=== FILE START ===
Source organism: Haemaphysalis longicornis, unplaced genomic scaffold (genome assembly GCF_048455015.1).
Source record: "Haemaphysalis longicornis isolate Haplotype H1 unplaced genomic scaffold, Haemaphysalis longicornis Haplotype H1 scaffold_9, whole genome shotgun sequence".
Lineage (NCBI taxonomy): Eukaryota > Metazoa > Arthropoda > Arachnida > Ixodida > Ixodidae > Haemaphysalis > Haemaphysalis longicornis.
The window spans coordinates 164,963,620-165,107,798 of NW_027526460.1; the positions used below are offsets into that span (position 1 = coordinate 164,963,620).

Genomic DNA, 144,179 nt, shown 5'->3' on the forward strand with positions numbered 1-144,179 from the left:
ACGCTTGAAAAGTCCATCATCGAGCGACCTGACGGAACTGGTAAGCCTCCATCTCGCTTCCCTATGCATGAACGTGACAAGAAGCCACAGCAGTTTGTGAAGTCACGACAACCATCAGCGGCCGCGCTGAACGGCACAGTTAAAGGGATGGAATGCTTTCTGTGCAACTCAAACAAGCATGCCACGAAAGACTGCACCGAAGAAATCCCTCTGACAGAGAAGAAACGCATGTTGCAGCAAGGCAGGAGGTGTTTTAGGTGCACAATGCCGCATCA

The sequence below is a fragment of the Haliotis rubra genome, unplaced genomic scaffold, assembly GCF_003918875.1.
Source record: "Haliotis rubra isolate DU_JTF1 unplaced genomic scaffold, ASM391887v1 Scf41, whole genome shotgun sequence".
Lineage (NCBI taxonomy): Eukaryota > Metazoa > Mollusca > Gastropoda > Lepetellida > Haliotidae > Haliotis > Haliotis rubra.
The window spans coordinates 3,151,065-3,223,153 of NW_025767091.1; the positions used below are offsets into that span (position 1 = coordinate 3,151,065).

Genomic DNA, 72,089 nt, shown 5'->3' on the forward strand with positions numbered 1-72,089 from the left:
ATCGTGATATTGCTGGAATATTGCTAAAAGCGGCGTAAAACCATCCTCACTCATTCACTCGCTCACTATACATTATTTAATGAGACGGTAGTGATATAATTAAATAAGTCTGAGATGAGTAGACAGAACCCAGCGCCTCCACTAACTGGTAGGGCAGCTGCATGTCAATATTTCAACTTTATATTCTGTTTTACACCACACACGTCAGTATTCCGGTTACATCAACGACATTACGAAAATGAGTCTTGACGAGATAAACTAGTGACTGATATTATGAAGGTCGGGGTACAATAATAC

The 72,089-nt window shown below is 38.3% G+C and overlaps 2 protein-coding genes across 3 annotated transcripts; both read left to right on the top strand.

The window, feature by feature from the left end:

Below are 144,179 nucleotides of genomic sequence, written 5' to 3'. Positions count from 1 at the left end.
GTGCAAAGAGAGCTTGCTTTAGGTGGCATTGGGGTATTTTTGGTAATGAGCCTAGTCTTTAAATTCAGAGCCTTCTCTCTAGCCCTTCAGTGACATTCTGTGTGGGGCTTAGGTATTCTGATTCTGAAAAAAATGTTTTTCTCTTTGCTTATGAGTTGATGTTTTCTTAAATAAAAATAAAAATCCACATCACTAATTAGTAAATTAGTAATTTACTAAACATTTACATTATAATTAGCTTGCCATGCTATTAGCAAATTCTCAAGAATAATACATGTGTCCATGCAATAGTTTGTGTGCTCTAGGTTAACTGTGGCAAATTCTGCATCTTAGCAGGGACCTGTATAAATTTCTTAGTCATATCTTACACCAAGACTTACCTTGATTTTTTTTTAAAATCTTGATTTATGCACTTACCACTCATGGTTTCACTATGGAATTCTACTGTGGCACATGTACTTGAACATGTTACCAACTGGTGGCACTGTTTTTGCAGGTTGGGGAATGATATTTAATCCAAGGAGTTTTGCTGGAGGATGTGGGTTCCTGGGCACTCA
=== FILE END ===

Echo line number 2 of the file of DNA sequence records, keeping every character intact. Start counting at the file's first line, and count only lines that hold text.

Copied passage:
Source record: "Haemaphysalis longicornis isolate Haplotype H1 unplaced genomic scaffold, Haemaphysalis longicornis Haplotype H1 scaffold_9, whole genome shotgun sequence".